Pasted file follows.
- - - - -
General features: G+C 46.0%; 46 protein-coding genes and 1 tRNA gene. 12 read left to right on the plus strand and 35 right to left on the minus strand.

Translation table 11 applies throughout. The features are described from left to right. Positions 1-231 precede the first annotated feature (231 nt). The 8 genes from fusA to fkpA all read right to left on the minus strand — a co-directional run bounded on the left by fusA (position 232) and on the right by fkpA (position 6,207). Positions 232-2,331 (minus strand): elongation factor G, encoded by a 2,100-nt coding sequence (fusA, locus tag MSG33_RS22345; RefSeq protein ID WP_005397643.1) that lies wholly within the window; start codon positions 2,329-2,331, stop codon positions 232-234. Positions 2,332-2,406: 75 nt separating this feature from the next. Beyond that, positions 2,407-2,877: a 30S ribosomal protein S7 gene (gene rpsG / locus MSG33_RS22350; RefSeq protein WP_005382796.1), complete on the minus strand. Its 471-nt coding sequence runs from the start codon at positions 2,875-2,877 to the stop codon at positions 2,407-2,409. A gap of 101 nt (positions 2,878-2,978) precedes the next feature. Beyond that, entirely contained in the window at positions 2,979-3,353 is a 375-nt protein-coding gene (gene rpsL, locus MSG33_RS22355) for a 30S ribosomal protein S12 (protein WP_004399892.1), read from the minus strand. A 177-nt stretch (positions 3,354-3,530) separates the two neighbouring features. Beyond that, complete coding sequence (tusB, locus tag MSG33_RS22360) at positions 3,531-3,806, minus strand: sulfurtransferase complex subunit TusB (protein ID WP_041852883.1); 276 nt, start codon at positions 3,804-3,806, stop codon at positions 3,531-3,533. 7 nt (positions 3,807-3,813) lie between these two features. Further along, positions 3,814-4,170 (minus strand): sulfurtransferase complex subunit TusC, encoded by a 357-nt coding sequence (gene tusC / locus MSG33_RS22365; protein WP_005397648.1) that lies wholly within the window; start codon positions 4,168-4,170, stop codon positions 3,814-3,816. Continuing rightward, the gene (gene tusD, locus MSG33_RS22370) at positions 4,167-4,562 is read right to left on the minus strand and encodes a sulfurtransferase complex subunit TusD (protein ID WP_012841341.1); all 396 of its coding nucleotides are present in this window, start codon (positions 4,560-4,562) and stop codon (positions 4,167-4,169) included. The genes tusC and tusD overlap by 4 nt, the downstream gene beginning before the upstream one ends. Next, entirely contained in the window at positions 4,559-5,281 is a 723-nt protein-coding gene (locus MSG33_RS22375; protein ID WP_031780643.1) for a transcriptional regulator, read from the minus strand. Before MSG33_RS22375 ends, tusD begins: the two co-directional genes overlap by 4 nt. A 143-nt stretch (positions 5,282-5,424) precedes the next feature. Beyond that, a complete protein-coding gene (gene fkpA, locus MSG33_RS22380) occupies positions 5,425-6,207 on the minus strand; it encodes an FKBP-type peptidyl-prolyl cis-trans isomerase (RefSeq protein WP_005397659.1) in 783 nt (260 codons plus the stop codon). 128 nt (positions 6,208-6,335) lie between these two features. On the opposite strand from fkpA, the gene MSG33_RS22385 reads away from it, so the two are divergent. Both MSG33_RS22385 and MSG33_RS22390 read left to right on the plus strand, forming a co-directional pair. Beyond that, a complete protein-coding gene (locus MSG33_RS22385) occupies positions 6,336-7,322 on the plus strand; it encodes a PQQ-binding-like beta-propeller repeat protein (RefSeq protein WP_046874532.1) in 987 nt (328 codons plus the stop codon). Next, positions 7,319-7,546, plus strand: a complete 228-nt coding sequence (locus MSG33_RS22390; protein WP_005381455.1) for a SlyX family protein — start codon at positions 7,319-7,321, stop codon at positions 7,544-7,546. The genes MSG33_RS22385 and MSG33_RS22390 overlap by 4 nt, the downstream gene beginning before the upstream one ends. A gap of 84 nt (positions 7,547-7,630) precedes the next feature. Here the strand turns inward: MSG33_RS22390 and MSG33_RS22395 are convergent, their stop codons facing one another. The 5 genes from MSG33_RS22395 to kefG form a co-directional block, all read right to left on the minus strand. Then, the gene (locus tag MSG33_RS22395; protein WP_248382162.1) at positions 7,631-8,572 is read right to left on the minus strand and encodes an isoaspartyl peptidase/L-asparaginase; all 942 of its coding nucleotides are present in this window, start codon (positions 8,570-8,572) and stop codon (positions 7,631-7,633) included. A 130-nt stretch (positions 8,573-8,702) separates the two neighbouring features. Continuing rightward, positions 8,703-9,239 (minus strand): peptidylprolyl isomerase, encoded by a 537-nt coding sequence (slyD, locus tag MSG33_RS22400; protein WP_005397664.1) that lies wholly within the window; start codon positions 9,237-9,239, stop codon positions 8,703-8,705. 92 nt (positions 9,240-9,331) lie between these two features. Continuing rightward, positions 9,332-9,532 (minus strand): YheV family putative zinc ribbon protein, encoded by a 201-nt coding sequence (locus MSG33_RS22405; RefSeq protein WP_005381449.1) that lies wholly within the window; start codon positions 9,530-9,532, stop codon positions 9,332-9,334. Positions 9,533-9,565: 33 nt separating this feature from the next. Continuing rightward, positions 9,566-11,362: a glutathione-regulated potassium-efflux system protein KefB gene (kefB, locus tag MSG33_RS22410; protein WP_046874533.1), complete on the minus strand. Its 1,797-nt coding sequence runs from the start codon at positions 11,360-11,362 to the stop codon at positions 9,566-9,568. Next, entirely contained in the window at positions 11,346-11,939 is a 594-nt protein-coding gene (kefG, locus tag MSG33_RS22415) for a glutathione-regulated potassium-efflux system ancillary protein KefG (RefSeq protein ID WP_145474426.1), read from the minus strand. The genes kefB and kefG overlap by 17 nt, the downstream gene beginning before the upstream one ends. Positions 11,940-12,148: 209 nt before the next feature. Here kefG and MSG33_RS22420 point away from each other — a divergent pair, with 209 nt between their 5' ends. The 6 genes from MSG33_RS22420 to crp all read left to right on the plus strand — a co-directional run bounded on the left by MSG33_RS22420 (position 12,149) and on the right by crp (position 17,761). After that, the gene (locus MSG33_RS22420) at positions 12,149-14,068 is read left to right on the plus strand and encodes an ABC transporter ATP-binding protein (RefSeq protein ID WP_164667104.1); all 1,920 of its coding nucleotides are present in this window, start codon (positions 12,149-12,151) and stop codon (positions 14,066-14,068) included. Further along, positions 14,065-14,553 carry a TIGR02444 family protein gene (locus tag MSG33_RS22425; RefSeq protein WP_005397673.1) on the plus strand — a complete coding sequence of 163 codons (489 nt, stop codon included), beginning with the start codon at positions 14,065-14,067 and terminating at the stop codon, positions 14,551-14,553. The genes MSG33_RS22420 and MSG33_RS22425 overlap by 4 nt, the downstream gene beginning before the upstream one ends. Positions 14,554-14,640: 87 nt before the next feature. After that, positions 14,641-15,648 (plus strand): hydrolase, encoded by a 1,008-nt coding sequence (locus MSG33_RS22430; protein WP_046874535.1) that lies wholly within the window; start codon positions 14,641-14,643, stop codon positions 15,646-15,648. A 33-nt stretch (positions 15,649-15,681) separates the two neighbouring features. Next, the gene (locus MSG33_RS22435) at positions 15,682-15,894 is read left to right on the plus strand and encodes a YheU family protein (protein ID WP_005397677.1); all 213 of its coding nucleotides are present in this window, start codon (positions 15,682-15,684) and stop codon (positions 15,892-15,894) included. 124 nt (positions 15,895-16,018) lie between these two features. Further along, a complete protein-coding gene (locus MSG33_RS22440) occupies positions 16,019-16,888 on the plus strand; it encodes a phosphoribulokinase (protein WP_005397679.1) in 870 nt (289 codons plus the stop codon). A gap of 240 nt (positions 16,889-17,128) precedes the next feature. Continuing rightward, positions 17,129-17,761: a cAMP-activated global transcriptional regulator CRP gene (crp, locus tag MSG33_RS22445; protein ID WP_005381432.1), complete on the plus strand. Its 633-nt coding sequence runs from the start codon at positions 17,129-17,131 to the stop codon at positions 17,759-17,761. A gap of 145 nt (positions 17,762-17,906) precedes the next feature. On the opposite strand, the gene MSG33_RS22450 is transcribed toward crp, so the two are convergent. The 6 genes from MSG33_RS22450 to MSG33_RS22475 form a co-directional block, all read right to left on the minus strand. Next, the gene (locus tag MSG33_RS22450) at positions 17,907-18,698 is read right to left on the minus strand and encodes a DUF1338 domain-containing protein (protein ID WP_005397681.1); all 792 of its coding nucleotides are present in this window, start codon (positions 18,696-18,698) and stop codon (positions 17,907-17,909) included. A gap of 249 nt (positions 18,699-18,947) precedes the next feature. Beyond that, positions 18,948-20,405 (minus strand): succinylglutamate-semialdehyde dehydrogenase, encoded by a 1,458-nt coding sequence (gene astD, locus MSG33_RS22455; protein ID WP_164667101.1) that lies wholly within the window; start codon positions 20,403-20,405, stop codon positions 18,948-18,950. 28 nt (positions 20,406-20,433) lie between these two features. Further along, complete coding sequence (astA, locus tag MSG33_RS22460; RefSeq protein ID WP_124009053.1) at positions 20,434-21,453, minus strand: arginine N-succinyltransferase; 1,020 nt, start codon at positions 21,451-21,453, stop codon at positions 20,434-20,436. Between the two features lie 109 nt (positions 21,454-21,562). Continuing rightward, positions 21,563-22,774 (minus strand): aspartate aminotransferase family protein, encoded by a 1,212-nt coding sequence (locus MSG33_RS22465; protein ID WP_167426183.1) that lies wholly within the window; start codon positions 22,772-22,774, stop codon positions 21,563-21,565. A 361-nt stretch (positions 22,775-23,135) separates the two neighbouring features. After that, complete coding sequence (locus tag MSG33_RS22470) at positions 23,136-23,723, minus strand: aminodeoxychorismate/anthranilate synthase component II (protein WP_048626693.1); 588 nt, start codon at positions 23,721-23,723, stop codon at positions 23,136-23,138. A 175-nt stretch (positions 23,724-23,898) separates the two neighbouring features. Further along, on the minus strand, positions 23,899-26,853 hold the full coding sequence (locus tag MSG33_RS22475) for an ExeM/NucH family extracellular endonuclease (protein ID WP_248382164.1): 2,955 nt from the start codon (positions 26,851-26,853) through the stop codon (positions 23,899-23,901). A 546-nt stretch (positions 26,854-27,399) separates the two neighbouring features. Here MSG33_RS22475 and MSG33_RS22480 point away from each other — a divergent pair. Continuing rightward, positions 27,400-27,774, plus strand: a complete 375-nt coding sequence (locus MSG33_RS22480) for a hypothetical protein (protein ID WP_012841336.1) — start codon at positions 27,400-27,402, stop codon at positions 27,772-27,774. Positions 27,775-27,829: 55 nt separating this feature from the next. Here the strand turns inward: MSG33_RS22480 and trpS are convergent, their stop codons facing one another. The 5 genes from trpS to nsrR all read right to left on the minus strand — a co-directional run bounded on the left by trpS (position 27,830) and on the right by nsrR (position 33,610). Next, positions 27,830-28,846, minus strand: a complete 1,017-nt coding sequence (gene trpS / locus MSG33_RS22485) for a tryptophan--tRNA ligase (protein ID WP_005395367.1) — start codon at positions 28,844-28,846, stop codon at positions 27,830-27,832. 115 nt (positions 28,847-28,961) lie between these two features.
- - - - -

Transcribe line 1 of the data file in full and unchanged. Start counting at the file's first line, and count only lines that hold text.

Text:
General features: G+C 46.0%; 46 protein-coding genes and 1 tRNA gene. 12 read left to right on the plus strand and 35 right to left on the minus strand.